Sunscreen prevents sunburns, but little else is known about their safety

Sunscreens prevent sunburns, but beyond that simple fact surprisingly little is known about the safety and efficacy of these ubiquitous creams and sprays.

FDA’s failure to finalize its 1978 sunscreen safety standards both epitomizes and perpetuates this state of confusion. EWG’s review of the latest research unearthed troubling facts that might tempt you to give up on sunscreens altogether.

That’s not the right answer – despite the unknowns about their efficacy, public health agencies still recommend using sunscreens, just not as your first line of defense against the sun.

Here are the surprising facts:

– No consensus on whether sunscreens prevent skin cancer.

– Some evidence that sunscreens might increase the risk of the deadliest form of skin cancer for some people.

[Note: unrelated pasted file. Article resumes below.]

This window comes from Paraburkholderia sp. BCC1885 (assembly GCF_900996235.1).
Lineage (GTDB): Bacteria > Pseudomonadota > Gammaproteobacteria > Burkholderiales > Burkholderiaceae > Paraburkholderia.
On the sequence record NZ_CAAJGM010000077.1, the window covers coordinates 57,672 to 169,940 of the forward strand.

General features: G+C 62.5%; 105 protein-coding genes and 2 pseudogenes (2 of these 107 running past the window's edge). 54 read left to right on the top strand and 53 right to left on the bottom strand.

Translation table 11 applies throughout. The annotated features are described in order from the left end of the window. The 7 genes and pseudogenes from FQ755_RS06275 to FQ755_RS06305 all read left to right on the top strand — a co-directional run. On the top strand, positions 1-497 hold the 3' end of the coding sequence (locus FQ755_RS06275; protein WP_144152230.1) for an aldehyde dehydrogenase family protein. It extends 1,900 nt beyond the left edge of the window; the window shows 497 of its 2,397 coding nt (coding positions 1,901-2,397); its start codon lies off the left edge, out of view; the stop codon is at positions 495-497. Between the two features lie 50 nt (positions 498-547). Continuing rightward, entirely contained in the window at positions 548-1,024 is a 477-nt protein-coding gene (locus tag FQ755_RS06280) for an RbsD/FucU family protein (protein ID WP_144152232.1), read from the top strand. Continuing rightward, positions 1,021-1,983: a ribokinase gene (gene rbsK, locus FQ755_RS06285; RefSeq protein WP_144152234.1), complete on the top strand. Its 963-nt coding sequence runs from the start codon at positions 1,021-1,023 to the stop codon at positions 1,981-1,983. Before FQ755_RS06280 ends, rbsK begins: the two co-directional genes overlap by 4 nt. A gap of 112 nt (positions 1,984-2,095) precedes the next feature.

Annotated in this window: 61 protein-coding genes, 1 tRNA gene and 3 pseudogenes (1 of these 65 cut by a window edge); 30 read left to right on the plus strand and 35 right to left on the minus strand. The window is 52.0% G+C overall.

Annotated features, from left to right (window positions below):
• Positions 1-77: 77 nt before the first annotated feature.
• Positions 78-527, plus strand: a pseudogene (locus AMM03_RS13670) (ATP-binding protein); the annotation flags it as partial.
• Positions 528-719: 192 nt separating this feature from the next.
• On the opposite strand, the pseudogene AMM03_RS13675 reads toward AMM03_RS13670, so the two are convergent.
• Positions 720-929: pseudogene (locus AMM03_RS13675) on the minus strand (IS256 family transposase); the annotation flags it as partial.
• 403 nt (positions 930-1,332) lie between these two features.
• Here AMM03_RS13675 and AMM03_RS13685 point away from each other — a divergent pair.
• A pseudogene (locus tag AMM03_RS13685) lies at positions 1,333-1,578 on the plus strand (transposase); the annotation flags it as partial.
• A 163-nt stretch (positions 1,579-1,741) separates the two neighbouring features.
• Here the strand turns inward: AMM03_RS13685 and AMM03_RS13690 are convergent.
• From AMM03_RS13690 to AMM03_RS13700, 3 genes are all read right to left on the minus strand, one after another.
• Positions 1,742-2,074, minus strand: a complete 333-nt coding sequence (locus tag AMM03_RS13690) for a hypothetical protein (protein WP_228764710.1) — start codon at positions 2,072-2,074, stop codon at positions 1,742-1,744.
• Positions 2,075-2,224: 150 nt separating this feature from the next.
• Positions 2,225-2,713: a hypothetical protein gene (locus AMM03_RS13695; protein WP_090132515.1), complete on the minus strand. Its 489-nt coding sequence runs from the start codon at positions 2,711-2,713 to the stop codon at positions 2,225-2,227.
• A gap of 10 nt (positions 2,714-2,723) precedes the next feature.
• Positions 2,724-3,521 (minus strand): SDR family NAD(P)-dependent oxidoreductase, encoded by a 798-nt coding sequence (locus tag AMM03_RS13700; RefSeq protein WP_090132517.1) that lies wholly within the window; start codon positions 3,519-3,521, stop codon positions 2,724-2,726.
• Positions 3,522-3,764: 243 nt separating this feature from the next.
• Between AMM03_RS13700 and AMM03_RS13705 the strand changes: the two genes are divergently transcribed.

– The common sunscreen ingredient vitamin A may speed the development of cancer.

– Free radicals and other skin-damaging byproducts of sunscreen.

– Pick your sunscreen: nanomaterials or potential hormone disruptors.

– Europe’s better sunscreens.

– The 34th summer in a row without final U.S. sunscreen safety regulations.

 

keep reading – each fact has an explanation at EWG

 

// Thx to Swiss Miss, Photo via Robert S. Donovan